Everybody loves a quarterback competition, so we're going to hear plenty about Cleveland's in the coming weeks.
I was going to fill this space with why Brock Osweiler will end up being the starter by default (because he's the easiest from which to move on), followed by Cody Kessler, and DeShone Kizer. That's still probably going to happen. But when the backups took the field in Cleveland, and Kizer led the comeback that will inspire hours and hours of sports talk radio along Lake Erie, things at least got a little interesting.
Just take a look for yourself.
But for every good thing Kizer did on Thursday night in a 20-14 win over the New Orleans Saints, he was equally as raw and ineffective. And Cleveland is a team that isn't quite ready for the heir apparent -- not in August.
Don't click away now, but here's the truth: Kizer is a guy who will show the most improvement in Year Two. He told teammate Kenny Britt last week things had slowed down for him between OTAs and camp, and while that might be true, he didn't look in comfortable rhythm Thursday night until the middle of the fourth quarter.
After forcing some throws into coverage during the Orange and Brown Scrimmage last week, Kizer was noticeably careful in the pocket on his first drive, often waiting an extra beat before letting it fly. He did the same before deciding to abandon the pocket and eventually getting sacked. One play before the 52-yard completion above, he held onto the ball for far too long, resulting in another sack.
But as the game progressed and second teamers became third teamers, Kizer settled in as much as a rookie can in his first game. He's blessed with a howitzer, and when married with ample footwork and quick mental processing that only comes with on-field and film room experience, it can look a little like the long completion above. Even better, on fourth-and-2 with the game on the line and an eight-man blitz in his face, a fast-learning quarterback can look like this:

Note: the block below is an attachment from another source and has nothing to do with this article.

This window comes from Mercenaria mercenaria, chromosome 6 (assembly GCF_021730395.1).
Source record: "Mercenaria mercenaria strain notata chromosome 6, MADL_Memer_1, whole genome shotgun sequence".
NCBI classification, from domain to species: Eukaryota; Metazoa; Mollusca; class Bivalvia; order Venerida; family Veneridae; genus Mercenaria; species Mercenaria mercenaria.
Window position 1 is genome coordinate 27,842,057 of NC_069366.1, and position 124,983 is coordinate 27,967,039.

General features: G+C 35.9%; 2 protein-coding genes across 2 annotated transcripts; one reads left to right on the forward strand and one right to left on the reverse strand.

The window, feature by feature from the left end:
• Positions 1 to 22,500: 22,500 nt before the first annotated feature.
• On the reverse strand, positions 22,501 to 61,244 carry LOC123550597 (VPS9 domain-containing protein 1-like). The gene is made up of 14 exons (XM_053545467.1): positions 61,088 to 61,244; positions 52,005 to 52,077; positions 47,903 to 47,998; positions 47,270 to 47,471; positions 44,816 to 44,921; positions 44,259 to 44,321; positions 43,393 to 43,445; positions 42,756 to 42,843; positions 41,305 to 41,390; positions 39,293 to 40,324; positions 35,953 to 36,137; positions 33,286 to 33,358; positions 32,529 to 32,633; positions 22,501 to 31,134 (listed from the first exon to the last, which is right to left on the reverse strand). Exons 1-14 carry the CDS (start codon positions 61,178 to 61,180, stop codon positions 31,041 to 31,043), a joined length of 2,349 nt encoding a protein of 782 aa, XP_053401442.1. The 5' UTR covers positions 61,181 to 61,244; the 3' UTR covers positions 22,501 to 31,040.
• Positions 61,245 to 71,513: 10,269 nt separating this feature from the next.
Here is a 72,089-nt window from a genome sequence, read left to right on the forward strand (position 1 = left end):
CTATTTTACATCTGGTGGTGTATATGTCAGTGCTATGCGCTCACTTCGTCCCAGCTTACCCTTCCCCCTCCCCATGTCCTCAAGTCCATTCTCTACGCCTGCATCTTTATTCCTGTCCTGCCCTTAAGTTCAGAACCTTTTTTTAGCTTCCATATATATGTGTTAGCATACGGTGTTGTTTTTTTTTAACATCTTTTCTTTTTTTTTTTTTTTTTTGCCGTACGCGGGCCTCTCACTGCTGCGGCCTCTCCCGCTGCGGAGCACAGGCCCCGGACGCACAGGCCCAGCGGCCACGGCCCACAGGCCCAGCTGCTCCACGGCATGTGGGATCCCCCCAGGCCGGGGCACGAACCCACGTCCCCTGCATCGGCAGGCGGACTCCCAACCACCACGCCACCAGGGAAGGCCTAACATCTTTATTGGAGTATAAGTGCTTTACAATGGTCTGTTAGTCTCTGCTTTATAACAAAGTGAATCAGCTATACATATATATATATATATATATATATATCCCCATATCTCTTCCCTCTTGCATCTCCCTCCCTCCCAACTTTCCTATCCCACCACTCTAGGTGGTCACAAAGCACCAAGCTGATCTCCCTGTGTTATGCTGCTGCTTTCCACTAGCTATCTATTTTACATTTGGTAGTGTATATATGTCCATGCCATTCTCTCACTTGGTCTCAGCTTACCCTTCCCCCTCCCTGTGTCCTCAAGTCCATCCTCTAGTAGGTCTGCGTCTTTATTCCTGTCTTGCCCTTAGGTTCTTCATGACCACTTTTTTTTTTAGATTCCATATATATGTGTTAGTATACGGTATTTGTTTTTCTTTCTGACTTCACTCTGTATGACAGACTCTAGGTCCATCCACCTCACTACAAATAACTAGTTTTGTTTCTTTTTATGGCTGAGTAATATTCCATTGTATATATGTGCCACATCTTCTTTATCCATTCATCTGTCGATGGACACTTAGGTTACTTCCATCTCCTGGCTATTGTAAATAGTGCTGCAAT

Barring a world-beating preseason from Kizer and a drastic change in approach by Hue Jackson, the quarterback will begin the season as an understudy to Osweiler, Kessler, or both. That won't be entirely Kizer's fault, but it's best for the rookie.
It's been covered plenty already: Cleveland will only have to pay Osweiler's exorbitant salary for this season. Osweiler was flat-out bad early, then rebounded with a nice drive that ended with the Browns failing to score inside New Orleans' 3-yard line. Play-by-play man Mike Patrick gushed over Osweiler's finish and was surprised to see he finished 6-of-14 passing for 42 yards. Frankly, it wasn't that surprising.
The Browns seem to know what they have in Kessler, who didn't get a ton of playing time on Thursday but was somewhat effective. The great unknown is Kizer.
Kessler should get the start next week (unless Jackson wants to double down on Osweiler with the ones), with Kizer again taking the majority of the second half. If the Browns are forward thinkers -- we believe they could be -- they'll wait until Week 4 of the preseason to give Kizer a start.
In the meantime, the Kizer jerseys will fly off the shelves (it's the way things work in Northeast Ohio), the hype will build and the stat line -- 11 for 18, 184 yards, one touchdown -- will be repeated over and over. While it was a great start, the rookie still has a ways to go to ascend to the throne.
A few other notes from Thursday's game:
- With Myles Garrett lining up opposite Jamie Collins, the Browns now have a force on each end of the line inside the box. It showed when Garrett stuffed a run early in the first quarter, and again when Collins trailed a crossing tight end on a play-action boot to limit the Saints' gain to one yard. Nate Orchard wreaked havoc off the edge with the second unit, giving the Browns some semblance of depth. Gregg Williams' effect is evident, too. Cleveland's defense simply plays nastier than in years past.
- The Browns still have problems up the middle though, as demonstrated by Alvin Kamara and Travaris Cadet ripping off chunks on runs between the tackles. Danny Shelton was double teamed right out of the A gap on a Cadet run, and Tank Carder had a tackle for a short gain evaporated by Kamara, who simply kept his legs going right through the linebacker. It's also not a good sign when this is happening:
- Chase Daniel is as reliable as they come at backup quarterback, and was typically effective in his short time on the field. Garrett Grayson was more up and down, and Ryan Nassib was even more volatile, though he did engineer a nice two-minute drive that stalled inside Cleveland's 25. New Orleans could survive (and potentially thrive) while being forced to turn to Daniel, but beyond that would be tough.